What ails Rafe Mair? The illogic of what MSP does and doesn’t pay for.
“Comprehensiveness: All necessary health services, including hospitals, physicians and surgical dentists must be insured.”
This is one of the five principles of Medicare, and it’s so interpreted as to avoid keeping people healthy and to avoid medical costs.
Let’s assume a man of 81, me, and see just how “comprehensive” Medicare works in practice.
One of my needs is dental. For the most part I’m not covered. For such things as examinations, cavities and root canals, I pay.
I’m getting hard of hearing, but hearing aids aren’t covered. Basic hearing aids will cost several hundred dollars — the problems being that they are uncomfortable, fall out of your ear or don’t work. Any decent hearing aid (one) runs upwards from $2,500.
As a diabetic — very common for us old farts — the cost of drugs is substantial, especially if you’re on insulin. It costs me about $1,500 per year.
I see a chiropractor every three weeks. The alternative is very expensive surgery which is dangerous and has a terrible record in terms of outcomes. This comes to $1,500-2,000 per year.
I go to a naturopath for help with my diabetes. I do that because I have little faith in family doctors to advise in areas of food and health supplements. When I was treated by a family doctor alone, my blood sugar readings were too high. He wanted me to go on insulin — very expensive — so I went to a naturopath who in no time got my readings well within the accepted range. I see him about every two months, costing me about $500. The health foods he has me eat are horrendously expensive, costing at least $300 per month.
Is it working? Of course — it keeps my blood sugar levels down, which extends my life, which is what it’s all about.
One of the consequences of diabetes is bad circulation in the extremities. On my doctor’s advice, I see a podiatrist about every six weeks at $50 per visit. Is it worth it?
Since loss of limbs can be a result of diabetes, and since I have numbness in the feet from that affliction, you’re damned tooting it’s worth it.
Here comes an interesting one for you. I have vertigo, which means dizzy spells and occasionally, serious ones. My family doctor recommended a physiotherapist and a special procedure they have developed. Last year that was $240.
Another expense is travel. Now, it’s not my doctor’s fault I live in Lions Bay, but that means I must take the bus to see him, which is about a three-hour turnaround. He has, however, made it a rule that there be no more “refills,” and that each time I run out of meds I must see him.
I have no doubt that the purpose of this is to increase the number of visits — a retaliation against the B.C. Health Ministry, which in their view doesn’t pay enough per visit.
Wild MSP logic
There are some interesting anomalies.
For example, diagnostic services such as X-rays are covered when ordered by a physician, midwife, podiatrist, dental surgeon or oral surgeon — but not by a chiropractor or naturopath.
If I want any sort of medical service that keeps me away from surgery, such as chiropractic or naturopathic treatment, I am not compensated. But if I don’t take care of myself, I’m home free.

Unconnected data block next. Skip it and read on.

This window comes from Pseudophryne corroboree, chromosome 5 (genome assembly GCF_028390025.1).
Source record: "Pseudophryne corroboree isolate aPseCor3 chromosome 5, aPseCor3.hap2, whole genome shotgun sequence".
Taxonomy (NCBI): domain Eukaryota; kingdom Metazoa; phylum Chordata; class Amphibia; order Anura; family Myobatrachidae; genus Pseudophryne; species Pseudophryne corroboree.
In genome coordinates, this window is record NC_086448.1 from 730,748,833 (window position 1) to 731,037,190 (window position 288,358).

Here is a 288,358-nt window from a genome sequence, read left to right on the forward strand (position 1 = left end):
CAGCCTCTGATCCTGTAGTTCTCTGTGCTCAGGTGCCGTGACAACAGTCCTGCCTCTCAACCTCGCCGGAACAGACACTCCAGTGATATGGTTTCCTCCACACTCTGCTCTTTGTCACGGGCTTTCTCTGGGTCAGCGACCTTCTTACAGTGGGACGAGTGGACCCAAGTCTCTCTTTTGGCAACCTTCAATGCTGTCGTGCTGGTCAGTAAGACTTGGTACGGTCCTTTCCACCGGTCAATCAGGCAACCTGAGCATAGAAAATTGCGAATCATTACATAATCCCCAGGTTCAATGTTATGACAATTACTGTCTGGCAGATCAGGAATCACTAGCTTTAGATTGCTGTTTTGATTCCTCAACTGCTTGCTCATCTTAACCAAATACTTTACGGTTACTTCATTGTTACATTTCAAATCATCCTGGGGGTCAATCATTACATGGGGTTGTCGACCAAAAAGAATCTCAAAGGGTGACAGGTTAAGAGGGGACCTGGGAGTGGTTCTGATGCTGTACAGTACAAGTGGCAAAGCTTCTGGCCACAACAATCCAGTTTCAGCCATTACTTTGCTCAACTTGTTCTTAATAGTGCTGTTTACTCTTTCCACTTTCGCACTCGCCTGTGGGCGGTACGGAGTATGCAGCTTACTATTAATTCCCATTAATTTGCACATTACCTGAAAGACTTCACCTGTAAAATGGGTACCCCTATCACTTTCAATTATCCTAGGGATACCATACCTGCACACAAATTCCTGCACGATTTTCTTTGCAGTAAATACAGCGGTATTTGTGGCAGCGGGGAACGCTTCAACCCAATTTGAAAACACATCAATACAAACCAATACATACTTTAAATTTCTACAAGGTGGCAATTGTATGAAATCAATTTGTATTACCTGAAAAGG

Moreover, friends, the province’s Medical Services Plan is illogical as hell.
By paying for some health expenses but not others, they are implying — indeed shouting from the rooftops — that some treatments have merit and others do not.
If that is so, why doesn’t the government ban these non-meritorious practices as they once did? Surely it can’t be heard to say that it’s tolerating medical practices that have no merit!
I demonstrate with this point: a medical doctor can perform chiropractic services and charge them to Medicare, so if I go to an MD for chiropractic care, I don’t pay. But if I go to a real chiropractor, I must pay!
Another rather telling point: hundreds of thousands of Canadians see chiropractic care as part of their health care program. Why would they go if it didn’t help them?
The allopathic doctor runs the system in the sense that they establish what should and should not be insured. This from the MSP website: “preventive services and screening tests not supported by evidence of medical effectiveness (for example, routine annual complete physical examinations, whole body CT scans, prostate specific antigen [PSA] tests)” are not covered.
Here we men are bombarded by suggestions that we get regular tests for prostate cancer, yet pay for it ourselves; while if we ignore this advice and get cancer, we are fully compensated!
Then we have mental health. This is where the MSP gets brutal. Seldom do mentally ill people need surgery. Their requirement is time. That’s why MDs don’t like handling them. There is an answer — mental health counsellors and psychologists. But both these groups are specifically excluded from coverage.
When one looks at the overall picture, it’s blatantly obvious that the system is run by the government in partnership with the medical profession — or perhaps it’s the other way around. What is also clear is that the needs of the citizens are not the paramount considerations in funding the system.
The bottom line is this: when catastrophic medical situations occur, B.C. looks after its citizens reasonably well, but when it comes to avoiding the catastrophes in the first place, we all but utterly fail.